Christmas is a special time. It is a time of hope, love, and forgiveness. When I say that it is a time of hope, love and forgiveness, many people give me a strange look when I get to the word "forgiveness." When we look at the candles through Advent, hope, peace, joy, and love are represented. In most Christmas stories, those are the highlighted attributes. So when I say that this is a time of forgiveness, it is out of the norm. However, I would argue that you cannot find any of the commonly-held attributes of Christmas without having received and been given forgiveness. It is a two-way street, in which one cannot fully feel the good things of the season if one cannot let go of the burdens of their heart.
Of course, Christmas starts with a choice of forgiveness, when God sent Christ into the world. God did not need to do this. God could have chosen another way, but out of God's love and promise, he has chosen to remain active in this world so far as to send Christ as a beacon, teaching us to forgive as God has forgiven us.
It is striking how important forgiveness is within the New Testament. It is significant that the very first thing Jesus says to the disciples when he comes back is, “Peace be with you.” Then he commissions them by breathing on them, saying, "Receive the Holy Spirit. 23 If you forgive the sins of any, they are forgiven them; if you retain the sins of any, they are retained."
You hear the line so often around Christmastime in the secular world, based on the fact that this is a special time when people try to be a little nicer, to treat each other with a bit more kindness, and have a bit more hope. I argue that you cannot truly embrace that unless you have forgiveness in your heart, because the anger always gets in the way.
I remember a member of one of my congregations. June was a bitter woman, and very reclusive. I remember seeing her, if I were lucky, maybe once a month. After years of meeting with her, she finally told me of her troubled past. It was a past marred by abusive relationships, devastating tragedies, and many bad choices. For her, removing herself from the world was a form of protection, though her anger was never too deep.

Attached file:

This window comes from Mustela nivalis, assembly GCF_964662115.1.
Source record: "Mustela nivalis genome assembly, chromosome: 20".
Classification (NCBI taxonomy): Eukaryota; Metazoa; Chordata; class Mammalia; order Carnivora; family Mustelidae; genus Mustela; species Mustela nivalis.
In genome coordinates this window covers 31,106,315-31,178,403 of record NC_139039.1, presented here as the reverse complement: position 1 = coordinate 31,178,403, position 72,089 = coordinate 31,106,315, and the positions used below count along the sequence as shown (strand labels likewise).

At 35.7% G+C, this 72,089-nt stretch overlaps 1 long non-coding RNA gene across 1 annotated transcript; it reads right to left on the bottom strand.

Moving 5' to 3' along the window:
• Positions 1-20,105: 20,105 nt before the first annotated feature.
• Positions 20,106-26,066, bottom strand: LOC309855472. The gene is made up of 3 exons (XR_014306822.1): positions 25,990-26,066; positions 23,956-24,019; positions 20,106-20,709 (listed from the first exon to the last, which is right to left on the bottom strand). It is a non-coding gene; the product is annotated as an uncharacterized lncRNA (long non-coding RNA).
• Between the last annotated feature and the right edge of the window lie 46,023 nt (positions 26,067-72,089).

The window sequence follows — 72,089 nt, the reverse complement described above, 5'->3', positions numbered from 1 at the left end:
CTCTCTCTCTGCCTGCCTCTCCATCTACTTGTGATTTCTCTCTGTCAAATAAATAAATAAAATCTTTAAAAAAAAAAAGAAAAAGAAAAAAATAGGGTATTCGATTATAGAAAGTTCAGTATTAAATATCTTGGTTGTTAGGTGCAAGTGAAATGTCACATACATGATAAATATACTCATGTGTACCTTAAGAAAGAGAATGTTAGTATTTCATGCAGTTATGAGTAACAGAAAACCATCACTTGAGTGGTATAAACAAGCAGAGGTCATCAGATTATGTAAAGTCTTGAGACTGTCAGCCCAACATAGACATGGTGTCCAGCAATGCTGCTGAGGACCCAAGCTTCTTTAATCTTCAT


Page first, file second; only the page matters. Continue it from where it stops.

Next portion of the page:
One Christmas I went to visit June. Knowing she was all alone, I brought her a plate of my special cookies. We sat and talked. It had been a little while since we had previously spoken, and for the first time, she gave me a smile. She said, “I just read Job.” In my mind, I thought, “Oh, no!” But June continued, “God was always with Job, wasn’t he? And when Christ came into the world, God was with him, wasn’t he? And Christ promised God’s love to everyone, didn’t he?”
I replied yes, and she continued. “I hated God because I thought God had done this to me.” A smile began to fill her face. I saw a sparkle in her eye that I had never before seen, as she turned to me and said, “I forgave God, and he forgave me!” That Christmas, June learned the reason for the season, because she was able to make the hard choice to forgive. It changed her life! From that time on, June turned into one of the happiest people I knew. Every time I saw her, she would remind me of that day by saying, “Everyday can be Christmas, when you truly have forgiveness in your heart.”
As we finish the last week of Advent and prepare to meet Christ on Christmas, think about what and who you need to forgive, and find true forgiveness in your heart. Only then can you truly experience the full Christmas miracle.